You may or may not have noticed that maps have a scale in the corner. A map scale refers to the ratio between distance on a map and the corresponding distance in real life. Sometimes they are written as a ratio and sometimes they are drawn as a bar scale like this:

Obviously a map is much smaller than the real world and sometimes we get some pretty big numbers. For example, let's say we have a map with the scale $1:1000000$1:1000000. That means every $1$1 centimetre on the map is equivalent to $1000000$1000000cm in real life. However, to make this more meaningful, it's helpful to convert the real life measure into a different unit of measurement.

Let's do that now:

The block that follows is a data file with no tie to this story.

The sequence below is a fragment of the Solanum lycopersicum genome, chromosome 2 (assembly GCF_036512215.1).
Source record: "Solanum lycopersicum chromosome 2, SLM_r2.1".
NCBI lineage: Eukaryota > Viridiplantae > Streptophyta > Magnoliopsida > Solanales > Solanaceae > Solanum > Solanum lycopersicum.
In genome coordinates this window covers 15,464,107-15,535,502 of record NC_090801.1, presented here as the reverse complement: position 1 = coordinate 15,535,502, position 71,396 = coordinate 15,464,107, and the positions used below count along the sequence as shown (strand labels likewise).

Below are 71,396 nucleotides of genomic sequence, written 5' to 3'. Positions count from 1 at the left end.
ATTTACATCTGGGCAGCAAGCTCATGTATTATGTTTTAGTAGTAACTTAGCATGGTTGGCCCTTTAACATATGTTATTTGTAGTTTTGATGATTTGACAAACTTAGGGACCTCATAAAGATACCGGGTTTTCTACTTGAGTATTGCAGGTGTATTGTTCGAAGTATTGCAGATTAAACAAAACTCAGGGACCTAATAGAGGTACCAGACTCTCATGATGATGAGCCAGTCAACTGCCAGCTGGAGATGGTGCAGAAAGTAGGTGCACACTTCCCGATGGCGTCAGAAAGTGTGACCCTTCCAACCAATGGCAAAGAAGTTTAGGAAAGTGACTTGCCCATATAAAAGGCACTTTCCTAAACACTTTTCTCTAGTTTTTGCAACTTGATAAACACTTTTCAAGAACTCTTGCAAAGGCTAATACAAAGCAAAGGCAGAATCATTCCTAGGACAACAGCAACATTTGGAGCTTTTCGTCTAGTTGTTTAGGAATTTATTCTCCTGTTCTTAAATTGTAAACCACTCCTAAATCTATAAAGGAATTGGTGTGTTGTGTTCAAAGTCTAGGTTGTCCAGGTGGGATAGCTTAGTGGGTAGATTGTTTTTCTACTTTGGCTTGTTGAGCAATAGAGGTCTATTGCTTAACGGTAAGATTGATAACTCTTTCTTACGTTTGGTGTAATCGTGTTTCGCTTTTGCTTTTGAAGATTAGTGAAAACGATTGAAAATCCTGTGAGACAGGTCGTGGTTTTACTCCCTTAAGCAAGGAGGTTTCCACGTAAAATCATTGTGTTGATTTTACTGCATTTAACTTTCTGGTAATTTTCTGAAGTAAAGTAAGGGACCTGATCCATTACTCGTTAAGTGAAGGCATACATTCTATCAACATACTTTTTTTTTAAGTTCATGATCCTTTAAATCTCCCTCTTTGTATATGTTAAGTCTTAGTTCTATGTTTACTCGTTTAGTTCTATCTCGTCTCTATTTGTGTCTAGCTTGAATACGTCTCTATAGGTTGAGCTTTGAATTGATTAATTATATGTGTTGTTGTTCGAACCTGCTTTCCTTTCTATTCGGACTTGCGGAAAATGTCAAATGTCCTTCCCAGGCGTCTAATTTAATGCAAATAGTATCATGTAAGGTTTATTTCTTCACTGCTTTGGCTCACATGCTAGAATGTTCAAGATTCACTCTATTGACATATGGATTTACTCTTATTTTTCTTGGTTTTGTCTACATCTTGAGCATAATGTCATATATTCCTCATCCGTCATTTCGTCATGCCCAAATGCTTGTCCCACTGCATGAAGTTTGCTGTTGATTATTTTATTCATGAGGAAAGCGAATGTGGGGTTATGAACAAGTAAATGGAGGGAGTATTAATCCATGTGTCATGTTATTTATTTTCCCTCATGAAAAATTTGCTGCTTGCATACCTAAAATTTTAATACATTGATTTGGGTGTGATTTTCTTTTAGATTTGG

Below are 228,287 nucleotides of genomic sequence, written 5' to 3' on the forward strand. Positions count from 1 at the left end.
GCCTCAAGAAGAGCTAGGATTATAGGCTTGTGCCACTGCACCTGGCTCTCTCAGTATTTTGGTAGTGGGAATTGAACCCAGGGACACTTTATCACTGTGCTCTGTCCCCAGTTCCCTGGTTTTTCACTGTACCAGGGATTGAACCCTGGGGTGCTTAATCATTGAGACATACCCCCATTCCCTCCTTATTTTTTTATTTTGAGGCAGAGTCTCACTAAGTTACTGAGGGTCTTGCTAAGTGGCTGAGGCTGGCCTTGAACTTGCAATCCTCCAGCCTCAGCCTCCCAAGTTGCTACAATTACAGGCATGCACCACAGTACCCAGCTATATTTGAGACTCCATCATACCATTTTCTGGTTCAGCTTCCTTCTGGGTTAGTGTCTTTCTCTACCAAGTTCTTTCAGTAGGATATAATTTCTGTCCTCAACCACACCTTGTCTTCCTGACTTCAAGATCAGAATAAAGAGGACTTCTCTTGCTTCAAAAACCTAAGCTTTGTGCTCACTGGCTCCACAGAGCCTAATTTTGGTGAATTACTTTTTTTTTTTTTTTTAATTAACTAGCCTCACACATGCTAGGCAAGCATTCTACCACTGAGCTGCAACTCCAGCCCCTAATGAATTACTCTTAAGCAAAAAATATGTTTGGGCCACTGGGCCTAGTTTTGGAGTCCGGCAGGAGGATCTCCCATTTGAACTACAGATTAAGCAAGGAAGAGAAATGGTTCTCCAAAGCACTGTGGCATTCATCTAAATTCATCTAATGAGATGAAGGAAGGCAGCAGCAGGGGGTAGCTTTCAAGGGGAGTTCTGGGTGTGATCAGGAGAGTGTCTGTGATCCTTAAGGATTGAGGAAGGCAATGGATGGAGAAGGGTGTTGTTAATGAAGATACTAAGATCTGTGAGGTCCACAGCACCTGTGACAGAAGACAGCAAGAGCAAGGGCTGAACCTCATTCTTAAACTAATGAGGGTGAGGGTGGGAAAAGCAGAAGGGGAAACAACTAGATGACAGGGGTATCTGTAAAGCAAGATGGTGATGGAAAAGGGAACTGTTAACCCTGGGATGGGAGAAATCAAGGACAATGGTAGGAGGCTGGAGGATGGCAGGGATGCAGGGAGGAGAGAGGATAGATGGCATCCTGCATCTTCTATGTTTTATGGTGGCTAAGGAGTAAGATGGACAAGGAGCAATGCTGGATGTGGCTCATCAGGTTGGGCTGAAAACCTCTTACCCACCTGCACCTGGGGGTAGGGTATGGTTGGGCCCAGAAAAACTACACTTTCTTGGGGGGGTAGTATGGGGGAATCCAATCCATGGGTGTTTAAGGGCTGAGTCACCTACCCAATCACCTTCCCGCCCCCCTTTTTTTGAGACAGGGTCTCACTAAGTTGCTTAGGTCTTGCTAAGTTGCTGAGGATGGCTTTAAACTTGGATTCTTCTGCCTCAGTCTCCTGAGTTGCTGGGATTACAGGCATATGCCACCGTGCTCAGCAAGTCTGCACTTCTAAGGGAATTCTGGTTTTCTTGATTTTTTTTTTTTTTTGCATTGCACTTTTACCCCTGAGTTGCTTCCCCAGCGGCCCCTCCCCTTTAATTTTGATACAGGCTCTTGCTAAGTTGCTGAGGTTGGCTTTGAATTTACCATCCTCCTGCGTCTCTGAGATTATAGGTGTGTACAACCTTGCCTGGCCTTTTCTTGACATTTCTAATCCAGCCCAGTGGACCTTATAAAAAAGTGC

$1000000cm=10000m$1000000cm=10000m$=$=$10km$10km

So now we can say $1cm$1cm on the map is equivalent to $10km$10km on the ground.

Let's look through some more examples of map scales.

Worked Examples

Question 1

Express the following scale as a ratio in the form $1:\editable{}$1:.

1 cm represents $240$240 cm.

$1:\editable{}$1:

Question 2

A commercial plane measuring $66$66 metres long is to be represented on a scale model with a scale of $1:100$1:100. Find, in metres, the length of the plane in the scale model.

Give your answer in metres, correct to 2 decimal places.